In 2005, the Lebanese Prime Minister Rafiq Hariri was assassinated. Suspicion fell, rightly or wrongly, on the Syrian state forces in Lebanon. The same forces that both Israel and the US gave a green light to when they entered Lebanon in May 1976 on the side of the Christian President Franjiyeh and the Lebanese Front, led by the right-wing and semi-fascist Phalange against the forces of the secularist Lebanese National Movement led by Kamal Jumblatt of the Druze, the Palestinians and Shi’ites.
The consequence of Hariri’s assassination was that the Syrian state was forced to remove its troops from Lebanon. The next part of the plot however didn’t go to plan. When Israel attacked Lebanon in the summer of 2006 it was forced to retreat ignominiously as rockets fell on Haifa and Israel’s army suffered a mauling at the hands of Hizbollah.
The United States, which has, unsurprisingly, refused to accept the jurisdiction of the International Criminal Court over US war criminals, was in the forefront of establishing a tribunal whose aim, as it made perfectly clear from the beginning, was to find ‘evidence’ that would indict the Syrian leadership. The reasons for this are not hard to find. Syria, one of the few remaining secular states in the Middle East, is seen as a block on US ambitions in the region. It is too independent. It may have a nasty government, like Iraq’s Saddam Hussein, but the problem is not its viciousness but its failure to adopt a suitably servile posture like Hosni Mubarak of Egypt.
What we are therefore seeing is a rerun of the Lockerbie trials. Those with a memory that goes back further in time than the BBC’s normal attention span, unless it is 9/11, in which case it lasts forever, may recall that originally the pro-Syrian Popular Front – General Command was blamed for the blowing up of Pan Am 101. But when Col. Ghadaffi became enemy number one, then it was essential to switch the target from the PFLP-GC to Libya. Suitable evidence from a Maltese shopkeeper was then fabricated and pliant Scottish judges were willing to convict an innocent man.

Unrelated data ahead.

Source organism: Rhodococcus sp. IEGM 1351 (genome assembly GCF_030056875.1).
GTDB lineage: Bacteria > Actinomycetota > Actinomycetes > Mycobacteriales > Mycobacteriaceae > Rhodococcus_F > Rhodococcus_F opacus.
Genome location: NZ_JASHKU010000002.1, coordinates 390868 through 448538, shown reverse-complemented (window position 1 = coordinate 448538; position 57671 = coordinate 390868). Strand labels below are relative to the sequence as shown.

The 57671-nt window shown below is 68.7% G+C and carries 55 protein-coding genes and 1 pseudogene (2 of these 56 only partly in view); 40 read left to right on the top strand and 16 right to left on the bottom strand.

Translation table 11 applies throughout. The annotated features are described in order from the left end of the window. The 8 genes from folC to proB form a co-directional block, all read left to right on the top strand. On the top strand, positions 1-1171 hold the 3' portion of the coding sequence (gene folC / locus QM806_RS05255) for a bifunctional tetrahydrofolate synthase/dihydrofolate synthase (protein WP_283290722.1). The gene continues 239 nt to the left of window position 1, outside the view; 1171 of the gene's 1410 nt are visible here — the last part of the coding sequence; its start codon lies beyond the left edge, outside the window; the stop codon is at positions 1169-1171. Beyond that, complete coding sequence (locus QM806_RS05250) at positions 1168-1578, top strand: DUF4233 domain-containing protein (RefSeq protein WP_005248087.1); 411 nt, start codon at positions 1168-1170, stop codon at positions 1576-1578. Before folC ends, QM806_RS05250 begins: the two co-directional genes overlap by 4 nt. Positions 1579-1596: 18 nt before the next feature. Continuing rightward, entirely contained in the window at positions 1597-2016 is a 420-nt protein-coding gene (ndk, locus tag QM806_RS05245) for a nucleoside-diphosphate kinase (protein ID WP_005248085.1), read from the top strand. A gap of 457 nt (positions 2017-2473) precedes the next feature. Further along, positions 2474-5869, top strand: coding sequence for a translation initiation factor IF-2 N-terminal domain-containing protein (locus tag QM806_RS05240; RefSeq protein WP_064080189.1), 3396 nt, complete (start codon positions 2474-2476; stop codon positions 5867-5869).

Likewise today there is an attempt to switch targets or focus on Hizbollah’s alleged involvement in the assassination. Evidence consisting primarily of mobile phone records is clearly and obviously suspect and open to manipulation and is, in any event, second hand and circumstantial. But if Hizbollah represents, as it does in American eyes, a threat to Pax Americana and its Israeli surrogate, then it is necessary that the blame for the assassination be focused on Nasrallah, Hizbollah’s leader. The hypocrisy of all this is only too obvious.
If there is any state and its leaders who should be in the dock of what is laughingly called the ‘international community’ it is the United States for genocide in Iraq, for the use of torture and deliberately encouraging its use, for the war in Afghanistan and its promotion of Political Islam (which would be the beneficiary of any destabilisation in Syria which was not led by the left). Bush and Blair would long ago have been hanged together with Saddam Hussein if international justice were really value free and neutral.
As it is what we are seeing is an attempt to eliminate or provide the pretext for elimination of Hizbollah as the precondition for an attack on Iran. The article below, from the excellent Middle East Research Project, is well worth reading for what the US and its allies are up to in Lebanon. Tony Greenstein